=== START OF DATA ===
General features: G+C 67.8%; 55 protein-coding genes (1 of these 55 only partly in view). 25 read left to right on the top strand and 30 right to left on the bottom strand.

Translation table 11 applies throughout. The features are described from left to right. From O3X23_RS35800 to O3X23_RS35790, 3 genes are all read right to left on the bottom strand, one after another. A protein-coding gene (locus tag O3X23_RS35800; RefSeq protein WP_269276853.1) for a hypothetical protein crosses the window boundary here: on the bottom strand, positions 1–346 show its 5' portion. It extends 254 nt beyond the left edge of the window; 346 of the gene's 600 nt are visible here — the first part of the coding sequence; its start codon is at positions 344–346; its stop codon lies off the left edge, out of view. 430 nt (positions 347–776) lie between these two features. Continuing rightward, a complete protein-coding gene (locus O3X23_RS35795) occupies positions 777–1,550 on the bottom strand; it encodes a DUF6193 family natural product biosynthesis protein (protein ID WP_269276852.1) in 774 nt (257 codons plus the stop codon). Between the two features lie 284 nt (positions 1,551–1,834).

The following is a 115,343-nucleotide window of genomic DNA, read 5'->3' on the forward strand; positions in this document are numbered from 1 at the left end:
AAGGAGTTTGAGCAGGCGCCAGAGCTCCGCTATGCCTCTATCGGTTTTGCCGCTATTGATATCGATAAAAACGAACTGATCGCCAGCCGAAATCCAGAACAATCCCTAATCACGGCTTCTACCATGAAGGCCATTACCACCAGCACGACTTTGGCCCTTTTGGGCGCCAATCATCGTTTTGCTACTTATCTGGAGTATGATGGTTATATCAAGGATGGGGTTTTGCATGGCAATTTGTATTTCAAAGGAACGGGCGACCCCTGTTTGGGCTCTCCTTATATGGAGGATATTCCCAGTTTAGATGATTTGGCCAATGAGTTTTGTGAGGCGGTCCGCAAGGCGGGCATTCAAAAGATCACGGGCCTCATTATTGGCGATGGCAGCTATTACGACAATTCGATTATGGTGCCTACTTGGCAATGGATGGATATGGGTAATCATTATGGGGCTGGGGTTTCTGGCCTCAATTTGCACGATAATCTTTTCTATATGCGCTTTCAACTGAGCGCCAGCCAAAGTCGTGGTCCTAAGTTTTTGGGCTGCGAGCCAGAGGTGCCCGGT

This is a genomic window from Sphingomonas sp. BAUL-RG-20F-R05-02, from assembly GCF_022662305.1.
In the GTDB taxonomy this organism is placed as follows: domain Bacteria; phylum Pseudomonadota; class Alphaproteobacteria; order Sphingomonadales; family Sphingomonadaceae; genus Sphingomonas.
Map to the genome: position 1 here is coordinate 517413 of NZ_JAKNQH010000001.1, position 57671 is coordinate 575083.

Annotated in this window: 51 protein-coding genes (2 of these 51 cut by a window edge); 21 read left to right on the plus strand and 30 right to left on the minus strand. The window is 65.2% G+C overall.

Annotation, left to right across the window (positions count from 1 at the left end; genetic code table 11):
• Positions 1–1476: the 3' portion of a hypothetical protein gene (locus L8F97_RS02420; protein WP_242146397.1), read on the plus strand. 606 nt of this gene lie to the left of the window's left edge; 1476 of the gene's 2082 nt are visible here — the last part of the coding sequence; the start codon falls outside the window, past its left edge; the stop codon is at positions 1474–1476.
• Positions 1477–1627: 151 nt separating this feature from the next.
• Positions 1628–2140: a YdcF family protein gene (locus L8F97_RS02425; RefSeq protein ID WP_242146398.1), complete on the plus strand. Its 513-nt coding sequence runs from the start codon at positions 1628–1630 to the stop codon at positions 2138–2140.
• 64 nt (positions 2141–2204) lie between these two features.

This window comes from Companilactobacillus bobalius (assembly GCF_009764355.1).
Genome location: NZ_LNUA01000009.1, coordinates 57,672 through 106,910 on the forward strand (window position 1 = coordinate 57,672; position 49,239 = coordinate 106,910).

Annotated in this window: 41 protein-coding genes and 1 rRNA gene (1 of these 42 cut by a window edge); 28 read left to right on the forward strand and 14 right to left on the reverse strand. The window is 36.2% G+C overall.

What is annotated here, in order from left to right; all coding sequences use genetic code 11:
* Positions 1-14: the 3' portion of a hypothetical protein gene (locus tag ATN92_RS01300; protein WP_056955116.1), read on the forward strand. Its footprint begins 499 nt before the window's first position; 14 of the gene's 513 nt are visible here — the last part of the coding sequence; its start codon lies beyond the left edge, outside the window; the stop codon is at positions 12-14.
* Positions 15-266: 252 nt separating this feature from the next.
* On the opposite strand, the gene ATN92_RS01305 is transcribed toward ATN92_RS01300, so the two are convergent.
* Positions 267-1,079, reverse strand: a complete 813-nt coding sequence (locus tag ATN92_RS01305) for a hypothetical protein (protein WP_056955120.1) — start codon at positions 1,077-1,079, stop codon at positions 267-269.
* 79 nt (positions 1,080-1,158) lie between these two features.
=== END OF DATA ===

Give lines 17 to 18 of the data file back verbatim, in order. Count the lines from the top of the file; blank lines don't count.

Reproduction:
What is annotated here, in order from left to right; all coding sequences use genetic code 11:
* Positions 1-14: the 3' portion of a hypothetical protein gene (locus tag ATN92_RS01300; protein WP_056955116.1), read on the forward strand. Its footprint begins 499 nt before the window's first position; 14 of the gene's 513 nt are visible here — the last part of the coding sequence; its start codon lies beyond the left edge, outside the window; the stop codon is at positions 12-14.